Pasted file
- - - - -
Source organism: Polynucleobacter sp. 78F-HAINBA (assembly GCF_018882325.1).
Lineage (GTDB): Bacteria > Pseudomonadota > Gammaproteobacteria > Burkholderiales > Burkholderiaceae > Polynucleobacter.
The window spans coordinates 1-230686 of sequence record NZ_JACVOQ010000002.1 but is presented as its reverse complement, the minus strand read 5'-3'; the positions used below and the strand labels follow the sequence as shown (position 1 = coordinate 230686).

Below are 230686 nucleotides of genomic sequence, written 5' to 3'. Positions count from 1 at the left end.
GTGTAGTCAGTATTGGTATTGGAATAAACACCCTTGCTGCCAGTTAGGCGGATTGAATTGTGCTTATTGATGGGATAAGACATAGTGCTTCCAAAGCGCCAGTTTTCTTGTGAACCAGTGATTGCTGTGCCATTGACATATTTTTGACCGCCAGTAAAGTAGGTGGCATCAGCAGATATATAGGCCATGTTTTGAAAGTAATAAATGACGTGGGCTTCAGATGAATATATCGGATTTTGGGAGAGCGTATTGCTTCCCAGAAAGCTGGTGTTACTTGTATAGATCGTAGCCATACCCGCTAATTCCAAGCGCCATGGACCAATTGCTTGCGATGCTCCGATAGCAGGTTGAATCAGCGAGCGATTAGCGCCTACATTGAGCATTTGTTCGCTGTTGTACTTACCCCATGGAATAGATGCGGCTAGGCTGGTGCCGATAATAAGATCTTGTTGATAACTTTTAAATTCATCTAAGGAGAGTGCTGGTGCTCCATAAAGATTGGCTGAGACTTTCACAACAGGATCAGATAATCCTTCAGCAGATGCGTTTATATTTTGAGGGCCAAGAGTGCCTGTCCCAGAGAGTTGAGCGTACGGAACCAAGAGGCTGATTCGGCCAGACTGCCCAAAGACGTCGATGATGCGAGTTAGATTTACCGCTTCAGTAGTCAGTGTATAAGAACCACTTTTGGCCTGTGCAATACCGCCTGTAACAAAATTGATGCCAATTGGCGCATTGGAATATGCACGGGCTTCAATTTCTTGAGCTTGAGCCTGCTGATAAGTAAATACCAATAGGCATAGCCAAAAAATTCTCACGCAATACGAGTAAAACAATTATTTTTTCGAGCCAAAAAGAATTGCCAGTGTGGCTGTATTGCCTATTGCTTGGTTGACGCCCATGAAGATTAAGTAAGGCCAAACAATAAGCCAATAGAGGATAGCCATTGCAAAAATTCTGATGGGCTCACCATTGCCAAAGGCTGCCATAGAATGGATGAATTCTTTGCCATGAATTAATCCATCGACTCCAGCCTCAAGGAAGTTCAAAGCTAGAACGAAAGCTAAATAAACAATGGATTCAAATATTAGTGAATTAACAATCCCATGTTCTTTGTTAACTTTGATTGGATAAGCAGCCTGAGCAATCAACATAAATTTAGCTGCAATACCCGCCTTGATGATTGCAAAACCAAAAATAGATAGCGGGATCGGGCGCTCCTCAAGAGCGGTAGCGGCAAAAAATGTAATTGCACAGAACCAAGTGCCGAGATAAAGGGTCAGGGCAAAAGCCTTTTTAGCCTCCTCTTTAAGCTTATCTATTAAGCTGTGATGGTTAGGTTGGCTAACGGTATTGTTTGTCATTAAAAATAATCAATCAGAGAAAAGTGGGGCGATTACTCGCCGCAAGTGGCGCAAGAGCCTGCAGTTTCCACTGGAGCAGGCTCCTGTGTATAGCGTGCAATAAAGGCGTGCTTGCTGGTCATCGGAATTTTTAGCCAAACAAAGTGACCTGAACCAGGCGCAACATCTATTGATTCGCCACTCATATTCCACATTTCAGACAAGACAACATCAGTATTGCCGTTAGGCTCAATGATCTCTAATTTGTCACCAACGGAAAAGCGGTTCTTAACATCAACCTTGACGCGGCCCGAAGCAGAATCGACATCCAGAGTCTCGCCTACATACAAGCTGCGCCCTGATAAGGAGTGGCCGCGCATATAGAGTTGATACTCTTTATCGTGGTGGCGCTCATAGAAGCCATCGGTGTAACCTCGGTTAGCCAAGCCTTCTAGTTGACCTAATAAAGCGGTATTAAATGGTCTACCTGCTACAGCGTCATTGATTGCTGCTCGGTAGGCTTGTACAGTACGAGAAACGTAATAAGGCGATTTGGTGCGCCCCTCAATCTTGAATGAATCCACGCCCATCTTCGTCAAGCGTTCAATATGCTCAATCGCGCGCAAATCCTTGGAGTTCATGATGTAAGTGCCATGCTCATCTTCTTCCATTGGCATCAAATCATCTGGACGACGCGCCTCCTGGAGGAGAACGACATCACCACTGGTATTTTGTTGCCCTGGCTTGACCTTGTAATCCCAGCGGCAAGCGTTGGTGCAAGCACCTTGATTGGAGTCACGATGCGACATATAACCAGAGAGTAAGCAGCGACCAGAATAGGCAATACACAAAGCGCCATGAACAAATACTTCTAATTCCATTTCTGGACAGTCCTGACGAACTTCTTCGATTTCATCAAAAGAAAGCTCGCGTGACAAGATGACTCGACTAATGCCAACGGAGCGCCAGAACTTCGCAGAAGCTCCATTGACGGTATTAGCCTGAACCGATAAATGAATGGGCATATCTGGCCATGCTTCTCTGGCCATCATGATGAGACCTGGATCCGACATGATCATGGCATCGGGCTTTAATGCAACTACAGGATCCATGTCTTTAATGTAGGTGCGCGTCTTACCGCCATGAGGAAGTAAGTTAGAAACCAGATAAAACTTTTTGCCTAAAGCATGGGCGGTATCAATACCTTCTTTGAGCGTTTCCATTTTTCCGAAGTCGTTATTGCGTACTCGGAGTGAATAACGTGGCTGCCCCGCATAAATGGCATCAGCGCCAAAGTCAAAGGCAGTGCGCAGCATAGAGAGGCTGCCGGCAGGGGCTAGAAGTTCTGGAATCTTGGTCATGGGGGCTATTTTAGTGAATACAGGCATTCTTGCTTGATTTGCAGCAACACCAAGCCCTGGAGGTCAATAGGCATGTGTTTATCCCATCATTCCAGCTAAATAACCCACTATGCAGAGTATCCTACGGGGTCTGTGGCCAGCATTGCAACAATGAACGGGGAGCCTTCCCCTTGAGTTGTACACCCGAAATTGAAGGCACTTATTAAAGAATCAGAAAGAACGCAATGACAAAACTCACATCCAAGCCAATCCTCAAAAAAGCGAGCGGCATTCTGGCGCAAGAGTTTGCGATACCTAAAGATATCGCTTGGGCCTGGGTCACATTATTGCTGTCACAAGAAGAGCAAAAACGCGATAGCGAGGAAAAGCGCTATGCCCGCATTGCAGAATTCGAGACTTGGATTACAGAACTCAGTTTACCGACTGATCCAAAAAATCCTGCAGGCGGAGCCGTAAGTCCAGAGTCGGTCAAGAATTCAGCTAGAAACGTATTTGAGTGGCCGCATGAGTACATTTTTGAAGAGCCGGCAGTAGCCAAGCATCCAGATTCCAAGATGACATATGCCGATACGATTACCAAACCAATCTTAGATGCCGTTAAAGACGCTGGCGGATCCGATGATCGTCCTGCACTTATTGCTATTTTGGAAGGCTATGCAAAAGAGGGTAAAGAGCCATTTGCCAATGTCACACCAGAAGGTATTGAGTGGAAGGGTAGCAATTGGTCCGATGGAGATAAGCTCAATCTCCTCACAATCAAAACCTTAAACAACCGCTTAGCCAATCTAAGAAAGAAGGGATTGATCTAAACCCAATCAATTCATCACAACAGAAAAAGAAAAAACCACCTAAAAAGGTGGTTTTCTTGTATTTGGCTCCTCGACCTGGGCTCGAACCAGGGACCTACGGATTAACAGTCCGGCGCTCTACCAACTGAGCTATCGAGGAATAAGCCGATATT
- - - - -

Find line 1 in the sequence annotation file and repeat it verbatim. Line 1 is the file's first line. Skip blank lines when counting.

Source organism: Polynucleobacter sp. 78F-HAINBA (assembly GCF_018882325.1).